14  

National Research Council, 2003, The Sun to the Earth-and Beyond: A Decadal Research Strategy in Solar and Space Physics, National Academies Press, Washington, D.C., and National Research Council, 2003, New Frontiers in the Solar System: An Integrated Exploration Strategy, National Academies Press, Washington, D.C.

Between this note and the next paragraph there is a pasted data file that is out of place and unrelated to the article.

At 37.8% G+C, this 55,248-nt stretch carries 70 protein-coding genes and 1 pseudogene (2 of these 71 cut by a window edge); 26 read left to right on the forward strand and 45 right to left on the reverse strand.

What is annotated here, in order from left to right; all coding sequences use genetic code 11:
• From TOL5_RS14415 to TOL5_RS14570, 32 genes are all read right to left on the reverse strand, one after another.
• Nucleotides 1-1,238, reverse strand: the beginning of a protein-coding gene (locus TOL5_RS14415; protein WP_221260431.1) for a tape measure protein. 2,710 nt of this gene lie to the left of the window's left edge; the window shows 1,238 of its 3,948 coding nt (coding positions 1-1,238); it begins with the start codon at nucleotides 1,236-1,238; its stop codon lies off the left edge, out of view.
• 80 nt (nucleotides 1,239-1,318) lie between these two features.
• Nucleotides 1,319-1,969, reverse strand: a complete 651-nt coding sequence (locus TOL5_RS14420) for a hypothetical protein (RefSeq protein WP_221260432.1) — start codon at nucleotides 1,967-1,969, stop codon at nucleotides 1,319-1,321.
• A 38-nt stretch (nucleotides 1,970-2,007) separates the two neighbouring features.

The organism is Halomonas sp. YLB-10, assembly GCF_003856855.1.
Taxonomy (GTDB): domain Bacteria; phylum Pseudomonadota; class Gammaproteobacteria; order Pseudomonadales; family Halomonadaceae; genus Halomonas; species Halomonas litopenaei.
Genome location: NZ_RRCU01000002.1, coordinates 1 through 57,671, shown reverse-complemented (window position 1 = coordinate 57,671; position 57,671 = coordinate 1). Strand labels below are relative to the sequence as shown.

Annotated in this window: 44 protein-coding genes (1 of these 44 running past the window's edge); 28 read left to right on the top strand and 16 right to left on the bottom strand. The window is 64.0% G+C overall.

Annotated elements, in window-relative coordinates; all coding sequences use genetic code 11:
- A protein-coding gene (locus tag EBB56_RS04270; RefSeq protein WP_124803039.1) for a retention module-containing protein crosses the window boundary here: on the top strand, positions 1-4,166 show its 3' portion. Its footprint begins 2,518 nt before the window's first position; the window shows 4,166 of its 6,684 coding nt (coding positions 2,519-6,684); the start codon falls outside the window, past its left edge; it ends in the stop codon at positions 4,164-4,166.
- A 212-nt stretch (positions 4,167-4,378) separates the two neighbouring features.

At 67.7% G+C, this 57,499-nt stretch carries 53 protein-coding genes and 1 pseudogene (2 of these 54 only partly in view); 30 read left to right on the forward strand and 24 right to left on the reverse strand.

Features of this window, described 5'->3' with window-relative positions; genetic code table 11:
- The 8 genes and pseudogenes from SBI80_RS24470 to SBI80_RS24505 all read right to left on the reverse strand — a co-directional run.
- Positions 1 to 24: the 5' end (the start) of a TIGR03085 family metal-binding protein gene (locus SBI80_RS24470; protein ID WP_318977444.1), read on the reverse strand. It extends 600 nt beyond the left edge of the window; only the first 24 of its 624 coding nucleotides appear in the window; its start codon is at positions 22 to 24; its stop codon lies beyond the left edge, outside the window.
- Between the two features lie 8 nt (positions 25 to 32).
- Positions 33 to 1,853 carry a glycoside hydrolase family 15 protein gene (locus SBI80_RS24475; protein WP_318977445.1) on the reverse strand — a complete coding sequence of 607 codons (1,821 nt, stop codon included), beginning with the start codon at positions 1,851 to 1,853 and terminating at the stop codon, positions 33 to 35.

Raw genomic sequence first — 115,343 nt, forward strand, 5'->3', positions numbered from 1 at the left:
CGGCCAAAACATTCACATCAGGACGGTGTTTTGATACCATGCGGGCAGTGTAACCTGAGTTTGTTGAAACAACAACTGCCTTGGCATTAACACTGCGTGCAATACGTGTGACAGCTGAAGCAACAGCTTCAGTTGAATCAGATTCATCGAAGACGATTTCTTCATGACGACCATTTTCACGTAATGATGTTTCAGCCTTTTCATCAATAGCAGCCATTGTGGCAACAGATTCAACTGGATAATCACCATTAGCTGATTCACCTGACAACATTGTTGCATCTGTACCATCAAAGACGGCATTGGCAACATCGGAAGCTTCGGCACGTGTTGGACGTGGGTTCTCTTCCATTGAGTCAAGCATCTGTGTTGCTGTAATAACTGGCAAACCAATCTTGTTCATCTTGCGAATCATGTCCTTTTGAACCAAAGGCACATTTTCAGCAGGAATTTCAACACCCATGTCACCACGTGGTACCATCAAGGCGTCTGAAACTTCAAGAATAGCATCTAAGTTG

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Assessment of NASA's Draft 2003 Earth Science Enterprise Strategy RESPONSES TO THE FIVE QUESTIONS 1. Does the ESE draft document clearly and compellingly convey the direction of the Enterprise? At the highest level, the ESE draft document outlines a program to study Earth as a global system, integrating technology-enabled measurements and comprehensive models to yield greatly improved predictive capabilities for climate, weather, and natural hazards. The draft document extends beyond scientific research to include the ESE program's Earth Science Applications theme, which identifies a set of application areas, partner agencies, and activities, including education. The committee finds that the ESE activities are ambitious, exciting, and critically important to the nation. However, the draft document does not clearly or compellingly articulate ESE's rationales, scope, relationships, and programmatic approaches. Establishing and articulating the draft document's purpose are made difficult by NASA's mandated constraints on format and organization,12 but doing so is crucial in light of the ambiguities resulting from the subtle differences between a "strategy document" and a "strategic plan." The draft document does not clearly define ESE's aims, nor does it describe its relationship to the higher-level NASA Strategic Plan, or to the lower-level documents that contain important detail on topics that the draft document only summarizes. The ESE approach to forecasting future needs of the Earth System Science part of its program, including both basic science and activities with eventual operational use, would benefit from greater community involvement.13 The decadal surveys performed for the Office of Space Science are examples of such community involvement and contributions.14 The "ten year outcomes" identified as ends for research in each of the science focus areas (see the table starting at line 435 of the draft document), and in supporting documents, would benefit from greater traceability to the scientific and operational communities, including a record of the establishment of the science focus areas and their associated "prediction questions." 12   Each of NASA's enterprise strategies exists within a hierarchy of agency documents and plans, all of which support and describe portions of the agency's mission and goals as outlined in the overall NASA 2003 Strategic Plan. NASA officials informed the committee that all of the enterprise strategies conform to a common organization, format, and terms of reference and that none of the strategies include resource information. 13   This recommendation is similar to that provided in a 1999 NRC letter report on ESE post-2002 planning, which stated, "The task group recommends that the science plan to underpin the mission set be developed in an open and deliberative process involving the full range of scientific disciplines and a diverse set of potential users. To ensure a balanced and coherent strategy that will elucidate the key mechanisms thought to underlie global change phenomena, the task group recommends that NASA develop the science plan with the participation of USGCRP agencies and the academic scientific community and in consultation with international partners. In addition to experts in the various disciplines, NASA should involve scientists who understand the human role and the socioeconomic and health impacts of the designated priority science and applications problems." [Emphasis in original text.] See National Research Council, 1999, "NASA's Plans for Post-2002 Earth Observing Missions," National Academy Press, Washington, D.C., pp. 7-8. The full report may be viewed online at <http://www7.nationalacademies.org/ssb/NASA_Post2000_Earth_ltr.pdf>. 14   National Research Council, 2003, The Sun to the Earth-and Beyond: A Decadal Research Strategy in Solar and Space Physics, National Academies Press, Washington, D.C., and National Research Council, 2003, New Frontiers in the Solar System: An Integrated Exploration Strategy, National Academies Press, Washington, D.C.